September 3rd 2009 marked the 70th anniversary of the outbreak of the 2nd World War and some are saying “it is so long ago, why remember the past?” This view shows how uninformed some people are today. The fact that these events took place 70 years ago is irrelevant because the real issue is that the consequences of these events are still with us now. If the outcome of the war had been different, quite literally you wouldn’t be alive to read this article and I wouldn’t have been born to write it. This uncomfortable truth must never be forgotten. Present lives need to be set in the context of what happened in the past.
Many don’t realise just how close we came to defeat and national annihilation. This country was in such a terrible state we were brought to our knees literally. At first when war was declared nothing much happened, but within a few months France and Belgium fell to the Germans. The only port from which to evacuate the British Army was Dunkirk where they were trapped against the sea. Our troops were encircled and the German Army was proceeding to their annihilation. The position was so serious it was estimated that a mere twenty thousand would be rescued. Almost the entire British Army was about to perish. There was no human solution to this crisis; the end of the British way of life had come or so it appeared.
In sheer desperation King George 6th called for a National Day of Prayer to be held on 26th May. In a national broadcast he instructed the people of the UK to plead for Divine Intervention. Together with members of the Cabinet, the King attended Westminster Abbey whilst literally millions of people across the British Isles flocked to churches praying for deliverance. Nothing like it had ever been seen before in our country or indeed in any country with people queuing to get into churches pleading for help. That’s how serious the situation really was.
What happened next was the most timely deliverance ever to occur in the history of our nation with two great phenomena following this Day of Prayer. The first was a great storm which broke out over the area on the 28th May hindering the assault of the German Airforce and the second was the great calm which settled on the English Channel the likes of which had not occurred for decades. This calm enabled an armada of boats to rescue about 335,000 men. Fours years later this deliverance further meant that Britain was able to provide a “launch pad” for the liberation of Europe. If the British Army had been destroyed at Dunkirk the UK would have been occupied and the liberation of Europe would never have happened. Again, this stark truth must not be forgotten. The violent storm and Channel calm immediately following this Day of Prayer made possible what people began to call “the miracle of Dunkirk.”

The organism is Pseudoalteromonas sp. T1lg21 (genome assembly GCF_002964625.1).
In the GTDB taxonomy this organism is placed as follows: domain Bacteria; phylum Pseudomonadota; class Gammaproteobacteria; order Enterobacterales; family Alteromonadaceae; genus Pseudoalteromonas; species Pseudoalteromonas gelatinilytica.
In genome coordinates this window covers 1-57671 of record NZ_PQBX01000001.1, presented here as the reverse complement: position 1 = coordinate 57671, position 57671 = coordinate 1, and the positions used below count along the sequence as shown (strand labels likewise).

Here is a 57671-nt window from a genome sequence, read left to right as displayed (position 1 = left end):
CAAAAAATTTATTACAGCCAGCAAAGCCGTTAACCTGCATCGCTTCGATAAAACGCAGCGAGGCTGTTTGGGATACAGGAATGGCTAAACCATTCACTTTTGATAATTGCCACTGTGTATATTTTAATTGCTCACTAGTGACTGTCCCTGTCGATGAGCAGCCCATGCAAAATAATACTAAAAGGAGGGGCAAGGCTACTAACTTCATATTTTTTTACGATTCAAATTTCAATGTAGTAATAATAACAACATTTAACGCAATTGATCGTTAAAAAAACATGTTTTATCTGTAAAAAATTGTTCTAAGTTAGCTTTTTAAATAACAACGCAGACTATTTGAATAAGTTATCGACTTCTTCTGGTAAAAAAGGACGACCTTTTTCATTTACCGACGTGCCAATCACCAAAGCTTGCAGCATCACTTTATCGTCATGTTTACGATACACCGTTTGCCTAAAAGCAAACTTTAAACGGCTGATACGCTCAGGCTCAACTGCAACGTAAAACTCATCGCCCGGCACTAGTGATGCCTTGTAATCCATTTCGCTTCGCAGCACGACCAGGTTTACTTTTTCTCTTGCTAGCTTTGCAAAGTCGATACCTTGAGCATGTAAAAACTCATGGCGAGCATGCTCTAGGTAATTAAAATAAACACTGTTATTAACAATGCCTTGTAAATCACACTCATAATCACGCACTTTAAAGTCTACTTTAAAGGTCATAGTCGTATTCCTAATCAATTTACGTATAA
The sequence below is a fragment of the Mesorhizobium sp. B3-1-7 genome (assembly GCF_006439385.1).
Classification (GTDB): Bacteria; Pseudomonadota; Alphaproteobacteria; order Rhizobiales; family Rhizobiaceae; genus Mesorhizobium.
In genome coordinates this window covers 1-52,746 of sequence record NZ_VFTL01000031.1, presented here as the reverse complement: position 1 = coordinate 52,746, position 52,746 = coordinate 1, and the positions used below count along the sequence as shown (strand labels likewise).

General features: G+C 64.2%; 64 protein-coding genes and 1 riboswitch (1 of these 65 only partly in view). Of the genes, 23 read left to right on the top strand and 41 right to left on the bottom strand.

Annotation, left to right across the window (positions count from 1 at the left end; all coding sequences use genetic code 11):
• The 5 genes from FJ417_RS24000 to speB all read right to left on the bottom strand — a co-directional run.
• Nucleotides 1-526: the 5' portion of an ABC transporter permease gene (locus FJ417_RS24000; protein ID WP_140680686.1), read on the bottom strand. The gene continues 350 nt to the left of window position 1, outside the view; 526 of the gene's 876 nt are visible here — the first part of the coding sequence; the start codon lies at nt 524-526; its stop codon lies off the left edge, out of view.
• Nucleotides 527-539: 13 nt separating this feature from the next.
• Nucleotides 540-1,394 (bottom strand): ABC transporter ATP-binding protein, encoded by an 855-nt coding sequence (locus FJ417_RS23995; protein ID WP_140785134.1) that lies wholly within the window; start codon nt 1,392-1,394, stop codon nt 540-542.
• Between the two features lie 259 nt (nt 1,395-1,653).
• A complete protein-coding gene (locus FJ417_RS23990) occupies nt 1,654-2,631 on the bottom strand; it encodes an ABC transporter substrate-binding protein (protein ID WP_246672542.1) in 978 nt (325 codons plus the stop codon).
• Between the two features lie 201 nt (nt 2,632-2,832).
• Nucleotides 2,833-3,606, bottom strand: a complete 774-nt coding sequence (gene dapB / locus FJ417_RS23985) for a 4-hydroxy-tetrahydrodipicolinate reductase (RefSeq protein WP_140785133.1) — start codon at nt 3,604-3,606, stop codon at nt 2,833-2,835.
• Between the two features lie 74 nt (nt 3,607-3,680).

During the war there were so many instances of Divine assistance at crucial moments that in October 1942 Churchill commented; “I sometimes have a feeling of interference. I want to stress that. I have a feeling sometimes that some Guiding Hand has interfered. I have a feeling that we have a Guardian so long as we serve that Cause faithfully.”
During this season of remembrance let us reflect on how different it nearly was. We are now living our lives because of deliverances and miracles as well as the sacrifices made by countless people in the field of conflict. It is “no small thing” that we are remembering. And as we remember we must ask “is the UK showing itself worthy of such deliverances?” “Is our society setting an example to the world by our beliefs and moral standards?” Churchill stated that while we stood for a great “cause” we would have a “Great Guardian”. But what “Causes” does the UK stand for today; greed, immorality and unbelief? Such things have no Guardian. It is little wonder British society is in such a mess. The stark lesson from wartime is that if we want to be delivered from the problems besetting sour nation today then we need to put God and the Ten Commandments back at the heart of our society.